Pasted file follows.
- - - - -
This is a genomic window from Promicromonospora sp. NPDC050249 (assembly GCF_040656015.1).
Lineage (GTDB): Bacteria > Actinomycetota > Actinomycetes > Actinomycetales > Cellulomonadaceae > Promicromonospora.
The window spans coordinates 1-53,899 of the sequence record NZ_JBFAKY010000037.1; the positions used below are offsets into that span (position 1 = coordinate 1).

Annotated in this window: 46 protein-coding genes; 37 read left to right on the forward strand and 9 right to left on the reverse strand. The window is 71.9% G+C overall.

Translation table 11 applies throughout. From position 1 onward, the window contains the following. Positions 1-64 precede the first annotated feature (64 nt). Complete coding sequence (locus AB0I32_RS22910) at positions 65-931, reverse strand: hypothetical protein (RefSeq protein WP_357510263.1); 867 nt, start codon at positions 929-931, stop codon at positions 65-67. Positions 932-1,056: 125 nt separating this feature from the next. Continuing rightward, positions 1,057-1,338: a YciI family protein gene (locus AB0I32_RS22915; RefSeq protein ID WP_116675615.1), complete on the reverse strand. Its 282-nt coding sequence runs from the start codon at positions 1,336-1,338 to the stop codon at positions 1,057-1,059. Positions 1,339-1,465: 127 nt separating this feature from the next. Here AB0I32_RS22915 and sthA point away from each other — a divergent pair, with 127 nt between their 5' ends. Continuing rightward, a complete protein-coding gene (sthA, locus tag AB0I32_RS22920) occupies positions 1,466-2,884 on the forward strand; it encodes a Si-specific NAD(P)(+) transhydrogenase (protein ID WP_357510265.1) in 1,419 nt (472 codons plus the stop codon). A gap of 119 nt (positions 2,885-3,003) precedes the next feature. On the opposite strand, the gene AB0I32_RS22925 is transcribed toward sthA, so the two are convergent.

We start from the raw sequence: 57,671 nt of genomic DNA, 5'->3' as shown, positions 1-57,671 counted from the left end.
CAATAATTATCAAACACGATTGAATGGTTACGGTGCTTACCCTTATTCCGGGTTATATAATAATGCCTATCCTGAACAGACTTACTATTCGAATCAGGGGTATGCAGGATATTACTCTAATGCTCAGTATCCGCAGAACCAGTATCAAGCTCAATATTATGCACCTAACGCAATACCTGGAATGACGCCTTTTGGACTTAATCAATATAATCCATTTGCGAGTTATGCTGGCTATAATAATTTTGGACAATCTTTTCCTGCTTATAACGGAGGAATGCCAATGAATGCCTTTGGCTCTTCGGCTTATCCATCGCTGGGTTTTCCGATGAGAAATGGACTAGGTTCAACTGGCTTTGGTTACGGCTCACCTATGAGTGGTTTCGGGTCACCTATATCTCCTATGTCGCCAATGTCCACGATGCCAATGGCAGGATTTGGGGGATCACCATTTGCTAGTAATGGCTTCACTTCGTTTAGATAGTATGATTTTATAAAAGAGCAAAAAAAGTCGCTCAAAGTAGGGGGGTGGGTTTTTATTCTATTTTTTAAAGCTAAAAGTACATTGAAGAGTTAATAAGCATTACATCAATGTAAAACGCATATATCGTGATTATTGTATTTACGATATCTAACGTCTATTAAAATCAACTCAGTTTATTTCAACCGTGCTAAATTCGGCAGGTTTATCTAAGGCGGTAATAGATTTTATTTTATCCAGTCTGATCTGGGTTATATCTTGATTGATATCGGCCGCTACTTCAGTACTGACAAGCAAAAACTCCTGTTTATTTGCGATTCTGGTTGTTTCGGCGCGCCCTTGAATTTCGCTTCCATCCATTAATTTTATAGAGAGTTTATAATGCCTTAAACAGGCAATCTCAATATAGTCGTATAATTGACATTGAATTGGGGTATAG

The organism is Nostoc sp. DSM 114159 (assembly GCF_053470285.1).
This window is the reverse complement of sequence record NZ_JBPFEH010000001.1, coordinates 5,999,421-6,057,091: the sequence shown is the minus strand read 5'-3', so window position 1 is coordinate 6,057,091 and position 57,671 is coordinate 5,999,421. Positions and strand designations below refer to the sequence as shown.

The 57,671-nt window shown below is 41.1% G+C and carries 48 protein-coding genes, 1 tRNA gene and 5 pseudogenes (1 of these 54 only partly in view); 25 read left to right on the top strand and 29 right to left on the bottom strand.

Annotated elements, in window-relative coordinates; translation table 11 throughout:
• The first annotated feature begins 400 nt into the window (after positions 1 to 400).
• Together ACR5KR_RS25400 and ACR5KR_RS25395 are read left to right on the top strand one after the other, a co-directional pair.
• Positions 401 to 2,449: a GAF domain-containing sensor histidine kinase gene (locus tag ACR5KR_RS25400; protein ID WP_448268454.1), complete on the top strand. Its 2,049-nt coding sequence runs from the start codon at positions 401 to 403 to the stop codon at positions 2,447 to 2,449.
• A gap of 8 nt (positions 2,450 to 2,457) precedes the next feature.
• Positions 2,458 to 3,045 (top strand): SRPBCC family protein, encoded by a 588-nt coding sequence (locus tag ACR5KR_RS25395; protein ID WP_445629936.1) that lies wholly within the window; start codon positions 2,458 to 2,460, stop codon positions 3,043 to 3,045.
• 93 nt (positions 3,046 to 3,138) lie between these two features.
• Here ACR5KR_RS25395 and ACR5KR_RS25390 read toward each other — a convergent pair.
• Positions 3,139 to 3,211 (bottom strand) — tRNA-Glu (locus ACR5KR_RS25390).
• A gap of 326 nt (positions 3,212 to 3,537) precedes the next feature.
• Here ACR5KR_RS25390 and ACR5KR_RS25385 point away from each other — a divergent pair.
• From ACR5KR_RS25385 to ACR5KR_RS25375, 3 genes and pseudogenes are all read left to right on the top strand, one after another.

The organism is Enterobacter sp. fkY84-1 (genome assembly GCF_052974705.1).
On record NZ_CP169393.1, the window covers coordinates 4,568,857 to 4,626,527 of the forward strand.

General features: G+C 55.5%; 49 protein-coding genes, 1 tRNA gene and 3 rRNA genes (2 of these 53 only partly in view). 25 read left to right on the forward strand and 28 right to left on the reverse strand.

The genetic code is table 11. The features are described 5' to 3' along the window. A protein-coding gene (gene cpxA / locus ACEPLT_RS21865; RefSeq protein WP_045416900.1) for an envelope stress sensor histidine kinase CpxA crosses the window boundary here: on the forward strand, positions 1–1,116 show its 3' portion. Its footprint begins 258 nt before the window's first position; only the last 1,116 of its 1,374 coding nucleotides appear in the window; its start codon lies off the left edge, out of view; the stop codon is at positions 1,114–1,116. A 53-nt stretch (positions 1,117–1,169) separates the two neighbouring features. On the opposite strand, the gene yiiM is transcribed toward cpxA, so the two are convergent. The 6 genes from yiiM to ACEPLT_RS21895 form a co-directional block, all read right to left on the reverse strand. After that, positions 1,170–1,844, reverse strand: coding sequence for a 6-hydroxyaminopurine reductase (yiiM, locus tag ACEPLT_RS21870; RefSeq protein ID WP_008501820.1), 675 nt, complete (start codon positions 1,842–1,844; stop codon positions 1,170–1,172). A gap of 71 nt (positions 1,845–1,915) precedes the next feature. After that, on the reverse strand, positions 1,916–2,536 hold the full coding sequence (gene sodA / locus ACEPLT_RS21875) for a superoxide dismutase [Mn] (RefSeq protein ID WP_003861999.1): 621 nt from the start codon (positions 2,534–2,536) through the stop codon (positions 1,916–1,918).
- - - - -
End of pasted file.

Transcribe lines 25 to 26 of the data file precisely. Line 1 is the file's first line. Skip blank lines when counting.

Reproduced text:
General features: G+C 55.5%; 49 protein-coding genes, 1 tRNA gene and 3 rRNA genes (2 of these 53 only partly in view). 25 read left to right on the forward strand and 28 right to left on the reverse strand.

The genetic code is table 11. The features are described 5' to 3' along the window. A protein-coding gene (gene cpxA / locus ACEPLT_RS21865; RefSeq protein WP_045416900.1) for an envelope stress sensor histidine kinase CpxA crosses the window boundary here: on the forward strand, positions 1–1,116 show its 3' portion. Its footprint begins 258 nt before the window's first position; only the last 1,116 of its 1,374 coding nucleotides appear in the window; its start codon lies off the left edge, out of view; the stop codon is at positions 1,114–1,116. A 53-nt stretch (positions 1,117–1,169) separates the two neighbouring features. On the opposite strand, the gene yiiM is transcribed toward cpxA, so the two are convergent. The 6 genes from yiiM to ACEPLT_RS21895 form a co-directional block, all read right to left on the reverse strand. After that, positions 1,170–1,844, reverse strand: coding sequence for a 6-hydroxyaminopurine reductase (yiiM, locus tag ACEPLT_RS21870; RefSeq protein ID WP_008501820.1), 675 nt, complete (start codon positions 1,842–1,844; stop codon positions 1,170–1,172). A gap of 71 nt (positions 1,845–1,915) precedes the next feature. After that, on the reverse strand, positions 1,916–2,536 hold the full coding sequence (gene sodA / locus ACEPLT_RS21875) for a superoxide dismutase [Mn] (RefSeq protein ID WP_003861999.1): 621 nt from the start codon (positions 2,534–2,536) through the stop codon (positions 1,916–1,918).